7. Again, counsel for the revision petitioners pointed out that the duty of the Public Prosecutor is to act fairly and not merely to obtain conviction by any means, fair or foul. He relied upon the following observation made in SHIV KUMAR ..VS.. HUKAM CHAND (1999 SCC (Cri)1 277).
" A Public Prosecutor is not expected to show a thirst to reach the case in the conviction of the accused somehow or the other irrespective of the true facts involved in the case. The expected attitude of the Public Prosecutor while conducting prosecution must be couched in fairness not only to the court and to the investigating agencies but to the accused as well. If an accused is entitled to any legitimate benefit during trial the Public Prosecutor should not scuttle or conceal it. On the contrary, it is the duty of the Public Prosecutor to winch it to the fore and make it available to the accused. Even if the defence counsel overlooked it, the Public Prosecutor has the added responsibility to bring it to the notice of the court if it comes to his knowledge. A private counsel, if allowed a free hand to conduct prosecution, would focus on bringing the case to conviction even if it is not a fit case to be so convicted. That is the reason why Parliament applied a bridle on him and subjected his role strictly to the instructions given by the Public Prosecutor ".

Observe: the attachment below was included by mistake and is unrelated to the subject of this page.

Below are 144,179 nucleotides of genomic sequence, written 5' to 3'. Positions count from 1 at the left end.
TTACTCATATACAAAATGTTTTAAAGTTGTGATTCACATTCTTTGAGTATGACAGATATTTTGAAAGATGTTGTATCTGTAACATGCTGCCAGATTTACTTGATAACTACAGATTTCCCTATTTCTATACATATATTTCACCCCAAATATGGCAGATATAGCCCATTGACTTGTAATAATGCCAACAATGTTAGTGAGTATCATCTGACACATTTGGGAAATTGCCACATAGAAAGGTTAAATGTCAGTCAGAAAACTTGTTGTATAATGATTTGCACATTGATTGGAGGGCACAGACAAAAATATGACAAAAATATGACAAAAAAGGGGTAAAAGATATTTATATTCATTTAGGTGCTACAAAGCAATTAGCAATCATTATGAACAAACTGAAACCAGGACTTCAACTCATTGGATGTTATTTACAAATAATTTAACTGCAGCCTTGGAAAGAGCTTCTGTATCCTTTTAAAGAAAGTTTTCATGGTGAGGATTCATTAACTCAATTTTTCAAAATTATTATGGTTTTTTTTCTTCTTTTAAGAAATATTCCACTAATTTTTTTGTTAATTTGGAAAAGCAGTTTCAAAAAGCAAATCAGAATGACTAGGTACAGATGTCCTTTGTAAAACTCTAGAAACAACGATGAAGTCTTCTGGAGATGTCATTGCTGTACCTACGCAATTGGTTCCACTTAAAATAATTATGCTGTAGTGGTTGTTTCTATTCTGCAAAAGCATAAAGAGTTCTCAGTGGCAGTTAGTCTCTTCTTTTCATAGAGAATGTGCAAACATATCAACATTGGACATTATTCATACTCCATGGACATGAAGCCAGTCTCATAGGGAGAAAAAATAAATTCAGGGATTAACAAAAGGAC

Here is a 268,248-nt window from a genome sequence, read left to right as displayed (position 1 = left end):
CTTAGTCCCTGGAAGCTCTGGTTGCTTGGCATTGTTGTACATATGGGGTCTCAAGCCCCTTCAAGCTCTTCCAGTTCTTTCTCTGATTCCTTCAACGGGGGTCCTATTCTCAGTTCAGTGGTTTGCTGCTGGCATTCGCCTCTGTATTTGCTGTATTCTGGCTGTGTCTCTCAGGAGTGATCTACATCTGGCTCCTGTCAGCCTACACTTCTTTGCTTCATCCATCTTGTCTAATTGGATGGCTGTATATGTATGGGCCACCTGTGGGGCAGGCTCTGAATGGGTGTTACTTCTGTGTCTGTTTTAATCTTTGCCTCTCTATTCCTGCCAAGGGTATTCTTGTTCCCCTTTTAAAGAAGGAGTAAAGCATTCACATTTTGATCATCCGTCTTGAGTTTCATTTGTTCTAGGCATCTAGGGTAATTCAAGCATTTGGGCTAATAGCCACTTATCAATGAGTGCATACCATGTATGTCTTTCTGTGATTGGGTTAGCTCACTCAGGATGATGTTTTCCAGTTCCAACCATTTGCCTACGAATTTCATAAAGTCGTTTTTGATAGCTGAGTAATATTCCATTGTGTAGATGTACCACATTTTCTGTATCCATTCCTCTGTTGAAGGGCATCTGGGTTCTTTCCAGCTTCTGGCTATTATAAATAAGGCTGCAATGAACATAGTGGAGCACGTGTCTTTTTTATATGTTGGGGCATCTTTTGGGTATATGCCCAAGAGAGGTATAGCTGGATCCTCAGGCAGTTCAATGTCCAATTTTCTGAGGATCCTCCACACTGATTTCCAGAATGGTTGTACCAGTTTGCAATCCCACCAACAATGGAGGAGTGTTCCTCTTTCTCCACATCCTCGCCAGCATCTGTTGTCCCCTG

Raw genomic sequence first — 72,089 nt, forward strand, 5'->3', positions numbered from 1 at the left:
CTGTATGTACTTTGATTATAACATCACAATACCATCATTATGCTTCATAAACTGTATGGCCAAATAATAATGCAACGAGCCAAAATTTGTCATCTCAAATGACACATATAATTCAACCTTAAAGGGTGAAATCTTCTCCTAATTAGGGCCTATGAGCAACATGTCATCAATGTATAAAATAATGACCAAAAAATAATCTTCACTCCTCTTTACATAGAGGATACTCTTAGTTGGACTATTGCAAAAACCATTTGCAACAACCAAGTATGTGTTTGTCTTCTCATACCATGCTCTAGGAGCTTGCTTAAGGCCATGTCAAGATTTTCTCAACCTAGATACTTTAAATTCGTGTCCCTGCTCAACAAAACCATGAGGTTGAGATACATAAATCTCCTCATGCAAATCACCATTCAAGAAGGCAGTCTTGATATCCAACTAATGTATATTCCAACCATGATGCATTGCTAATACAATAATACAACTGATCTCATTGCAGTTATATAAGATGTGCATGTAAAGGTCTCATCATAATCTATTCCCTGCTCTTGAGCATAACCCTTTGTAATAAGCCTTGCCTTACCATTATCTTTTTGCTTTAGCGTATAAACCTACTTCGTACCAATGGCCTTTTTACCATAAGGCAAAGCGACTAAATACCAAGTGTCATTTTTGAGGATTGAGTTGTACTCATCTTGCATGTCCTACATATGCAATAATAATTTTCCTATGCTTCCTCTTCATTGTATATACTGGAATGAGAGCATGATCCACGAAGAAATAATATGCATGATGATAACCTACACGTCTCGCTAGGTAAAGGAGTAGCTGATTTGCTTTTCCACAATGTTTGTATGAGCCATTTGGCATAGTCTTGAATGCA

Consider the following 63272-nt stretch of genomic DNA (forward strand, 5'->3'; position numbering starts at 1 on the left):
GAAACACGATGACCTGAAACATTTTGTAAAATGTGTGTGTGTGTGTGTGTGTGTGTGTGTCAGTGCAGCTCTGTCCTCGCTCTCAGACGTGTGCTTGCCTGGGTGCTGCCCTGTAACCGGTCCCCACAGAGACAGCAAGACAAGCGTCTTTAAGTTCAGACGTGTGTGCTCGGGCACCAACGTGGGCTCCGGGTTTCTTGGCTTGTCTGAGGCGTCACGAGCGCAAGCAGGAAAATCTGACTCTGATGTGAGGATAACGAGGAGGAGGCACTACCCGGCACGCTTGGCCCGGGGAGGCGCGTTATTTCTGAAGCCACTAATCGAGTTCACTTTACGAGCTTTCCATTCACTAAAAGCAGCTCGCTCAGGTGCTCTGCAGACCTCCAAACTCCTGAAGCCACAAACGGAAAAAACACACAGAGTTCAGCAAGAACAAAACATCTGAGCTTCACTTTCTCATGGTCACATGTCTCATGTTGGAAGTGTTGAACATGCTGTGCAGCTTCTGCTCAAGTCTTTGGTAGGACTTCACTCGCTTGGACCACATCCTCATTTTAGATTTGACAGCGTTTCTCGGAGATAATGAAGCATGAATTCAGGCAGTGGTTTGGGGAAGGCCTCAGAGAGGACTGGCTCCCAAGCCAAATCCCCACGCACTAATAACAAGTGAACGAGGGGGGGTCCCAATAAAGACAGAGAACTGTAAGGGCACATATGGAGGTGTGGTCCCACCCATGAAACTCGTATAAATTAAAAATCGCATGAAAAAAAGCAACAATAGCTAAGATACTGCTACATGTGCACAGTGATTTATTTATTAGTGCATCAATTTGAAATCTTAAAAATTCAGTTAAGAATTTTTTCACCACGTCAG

8. That was a case for an offence under section 304-B IPC, which is triable by Court of Session in which even section 225 Cr.P.C. becomes applicable, whereby conduct of the prosecution shall be made only by the Public Prosecutor. But inasmuch as the facts before us deal with offences under sections 498A, 406 IPC and Section 4 of Dowry Prohibition Act, they are triable by First Class Judicial Magistrate and not by Sessions Court. Unlike the facts cited in the case reported in 1999 SCC (Crl.) 1277, (cited supra) wherein the applicable section is 225 Cr.P.C., what we are concerned here is regarding offences triable by the First Class Judicial Magistrate, where the conduct of investigation shall be governed neither by section 225 nor 302 Cr.P.C., but under section 301 Cr.P.C.
9. It is, therefore, the principles enunciated in the case reported in SUBBULAKSHMI ..VS.. STATE (INSPECTOR OF POLICE, DOWRY CELL, CRIME BRANCH, EGMORE, MADRAS) AND OTHERS (1992 MLJ (Crl.) 673) are also not applicable here in so far as it deals only with section 301 Cr.P.C. which applies to every Court in general. It is in that context of application of section 301 Cr.P.C., the following observation was made;
"In view of what has been stated above, it goes without saying that the resultant position is that the Public Prosecutor or the Assistant Public Prosecutor in charge of the case alone can conduct the prosecution and address arguments and in case, a pleader is engaged privately by the third party to conduct such prosecution, he can act under the direct control and supervision of the Public Prosecutor or the Assistant Public Prosecutor, as the case may be, in the sense of rendering assistance and such assistance cannot be construed to give him an unfettered right of examination of witnesses-examination-in-chief, cross-examination and re-examination, depending upon the exigencies of the situation-besides a right of audience and if at all any right is inhering in favour of such a private pleader, it is only to submit his written arguments".